More bond defaults likely for Chinese real estate companies but overall situation will be stable — Global Times

More bond defaults likely for Chinese real estate companies but overall situation will be stable — Global Times
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(Oct 26): A couple of Chinese real estate developers are likely to default on their bonds, including bonds denominated in US dollars, by year-end due to the tough market environment, but the overall impact of such cases will be limited, analysts and industry insiders said on Tuesday, Global Times reported.

The comments came after Modern Land (China) Co failed to pay a tranche of bonds worth $250 million due on Monday, and Chinese regulatory authorities began troubleshooting the issue. It also came after Chinese real estate giant Evergrande's debt issue had grabbed global media headlines.

The default brought the number of defaults on dollar-denominated bonds by Chinese real estate companies this year to nine, financial news portal reported, citing a report from Industrial Securities.

The State Administration of Foreign Exchange's Shanghai Branch is asking real estate developers that have issued bonds overseas to report their status of bonds due this year by Wednesday as part of a troubleshooting move.

Chinese industry experts said as the growth rate in the real estate industry is declining, real estate companies are facing increasing financing problems. 

Against this backdrop, the more aggressive developers and those venturing into different industries are facing increasing financial risks to pay back bonds on time, Global Times reported.

According to a report by the Securities Daily, 21 out of 41 listed real estate companies in the Chinese A-share market said as of Monday that they will post a decline in net profits for the third quarter of 2021.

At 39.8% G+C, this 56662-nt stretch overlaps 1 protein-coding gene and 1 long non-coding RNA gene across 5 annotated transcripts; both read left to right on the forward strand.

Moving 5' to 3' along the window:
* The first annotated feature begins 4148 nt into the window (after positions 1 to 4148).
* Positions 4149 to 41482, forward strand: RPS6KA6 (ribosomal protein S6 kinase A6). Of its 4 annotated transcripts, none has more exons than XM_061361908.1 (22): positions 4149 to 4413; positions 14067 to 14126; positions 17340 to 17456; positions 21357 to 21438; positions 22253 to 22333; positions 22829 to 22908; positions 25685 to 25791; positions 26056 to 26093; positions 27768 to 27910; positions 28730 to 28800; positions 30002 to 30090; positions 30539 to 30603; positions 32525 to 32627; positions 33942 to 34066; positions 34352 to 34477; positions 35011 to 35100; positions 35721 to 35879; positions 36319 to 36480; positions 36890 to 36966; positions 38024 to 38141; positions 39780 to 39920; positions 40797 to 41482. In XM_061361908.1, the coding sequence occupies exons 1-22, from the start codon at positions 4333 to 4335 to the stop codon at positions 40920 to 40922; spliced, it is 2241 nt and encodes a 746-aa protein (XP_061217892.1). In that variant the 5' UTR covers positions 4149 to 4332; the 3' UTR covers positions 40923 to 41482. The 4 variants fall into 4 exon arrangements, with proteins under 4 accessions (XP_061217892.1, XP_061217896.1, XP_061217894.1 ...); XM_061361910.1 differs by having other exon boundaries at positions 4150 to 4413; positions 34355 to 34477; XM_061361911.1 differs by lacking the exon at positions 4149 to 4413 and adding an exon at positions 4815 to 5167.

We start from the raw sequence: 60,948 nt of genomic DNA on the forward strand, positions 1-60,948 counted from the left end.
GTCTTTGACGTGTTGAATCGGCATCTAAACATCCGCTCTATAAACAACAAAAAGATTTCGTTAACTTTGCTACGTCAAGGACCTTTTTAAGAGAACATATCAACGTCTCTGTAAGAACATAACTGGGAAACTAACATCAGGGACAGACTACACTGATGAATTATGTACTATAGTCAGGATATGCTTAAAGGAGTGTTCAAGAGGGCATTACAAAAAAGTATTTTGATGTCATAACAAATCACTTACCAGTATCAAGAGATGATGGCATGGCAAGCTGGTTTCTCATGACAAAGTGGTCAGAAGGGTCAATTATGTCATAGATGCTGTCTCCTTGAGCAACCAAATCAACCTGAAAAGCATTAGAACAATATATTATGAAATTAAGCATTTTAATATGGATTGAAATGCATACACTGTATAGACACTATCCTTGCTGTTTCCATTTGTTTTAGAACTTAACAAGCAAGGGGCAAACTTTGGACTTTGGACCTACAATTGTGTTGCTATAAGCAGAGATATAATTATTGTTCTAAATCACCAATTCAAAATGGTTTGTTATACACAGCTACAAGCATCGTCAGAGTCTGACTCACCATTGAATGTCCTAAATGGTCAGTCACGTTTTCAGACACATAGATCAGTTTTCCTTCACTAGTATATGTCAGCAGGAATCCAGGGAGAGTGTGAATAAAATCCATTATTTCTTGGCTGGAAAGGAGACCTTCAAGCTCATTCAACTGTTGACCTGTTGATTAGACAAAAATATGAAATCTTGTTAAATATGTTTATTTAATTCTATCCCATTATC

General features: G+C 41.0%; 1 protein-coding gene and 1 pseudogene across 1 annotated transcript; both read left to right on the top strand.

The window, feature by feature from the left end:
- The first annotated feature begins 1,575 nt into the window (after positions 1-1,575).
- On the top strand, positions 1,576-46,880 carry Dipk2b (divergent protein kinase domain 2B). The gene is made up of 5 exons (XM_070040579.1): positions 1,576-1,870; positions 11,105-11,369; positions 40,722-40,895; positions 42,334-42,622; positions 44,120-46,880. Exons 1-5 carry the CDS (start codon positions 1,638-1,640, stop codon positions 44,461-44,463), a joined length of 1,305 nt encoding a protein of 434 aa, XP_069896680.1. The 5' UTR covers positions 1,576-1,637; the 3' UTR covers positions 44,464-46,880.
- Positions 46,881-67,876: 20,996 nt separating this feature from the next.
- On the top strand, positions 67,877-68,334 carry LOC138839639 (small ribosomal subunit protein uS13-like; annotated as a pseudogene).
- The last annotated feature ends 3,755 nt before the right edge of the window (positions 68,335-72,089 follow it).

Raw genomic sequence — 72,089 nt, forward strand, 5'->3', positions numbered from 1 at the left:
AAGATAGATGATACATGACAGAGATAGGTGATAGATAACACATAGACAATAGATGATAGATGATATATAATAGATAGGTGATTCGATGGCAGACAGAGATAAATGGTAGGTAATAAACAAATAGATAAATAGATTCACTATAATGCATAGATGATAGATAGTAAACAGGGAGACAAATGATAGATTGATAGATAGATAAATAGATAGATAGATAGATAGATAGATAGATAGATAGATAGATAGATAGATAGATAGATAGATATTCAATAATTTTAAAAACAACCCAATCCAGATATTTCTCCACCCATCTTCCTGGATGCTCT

Hui Jianqiang, research director with real estate information provider China Real Estate Appraisal, told the Global Times on Tuesday that the central government's requirement that developers reduce the size of their debts, combined with slack housing sales, means more defaults are likely. 

But he noted that such incidents will be isolated, and the overall picture of the industry remains sound.

Hui believed the importance of the real estate industry is still valued by the top policy-makers, and there have been "warm breezes" of late.

More Chinese real estate companies announced their third-quarter results this week, showing declines in their overall debt levels.

Greenland Holdings Corp said that outstanding interest-bearing liabilities totaled 257.3 billion yuan ($40.33 billion) as of end-September, down 130.9 billion yuan from August 2020. 

Chinese real estate companies face a record amount of bonds due in 2021, at 1.28 trillion yuan, according to a report by news portal The value of due bonds will shrink after 2021, the report noted.

This came as state-run Xinhua News Agency published an article shedding light on China's current economic situation, noting that while there are individual issue in the real estate market, the risks are generally under control, citing authoritative sources.

The article noted that the country has made "great progress" in preventing and defusing major financial risks. The reasonable capital demand of property developers is being met and the overall trend of healthy development in the real estate market will not change.

According to domestic news portal, the top 50 Chinese real estate companies showed a relatively resilient performance.

Thirty companies are ranked as having a "very strong or relatively strong" performance, and 20 companies have normal risk-resistance capability. However, these companies only stand for the elite Chinese real estate companies, while the industry has over 90,000 firms. 

Defaults on dollar-denominated bonds are still raising concerns but analysts also noted there is no need to hype the issue as overseas investors who bought these bonds knew the risks. 

Overseas bond defaults by Chinese companies have reached the highest level since records started in 2018, Bloomberg reported on Tuesday. The defaults have reached $8.7 billion, with real estate companies' bonds accounting for 34 percent of total defaults. 

While it is believed that defaults in overseas markets cause more damage to a company's reputation than a domestic default, industry insiders said that many of such bonds are rated as junk bonds overseas.

Chen Da, chief advisor with Shanghai-based HHSC Capital, told the Global Times on Tuesday that veteran investors who bought the bonds issued by Chinese real estate firms are in the game for the high returns and are aware of the high risks of those bonds.

Yan Yuejin, research director at Shanghai-based E-house China R&D Institute, told the Global Times on Tuesday that while China has prevented systemic financial risks, the defaults of some property developers are worthy of policymakers' preemptive attention.

Siow Chen Ming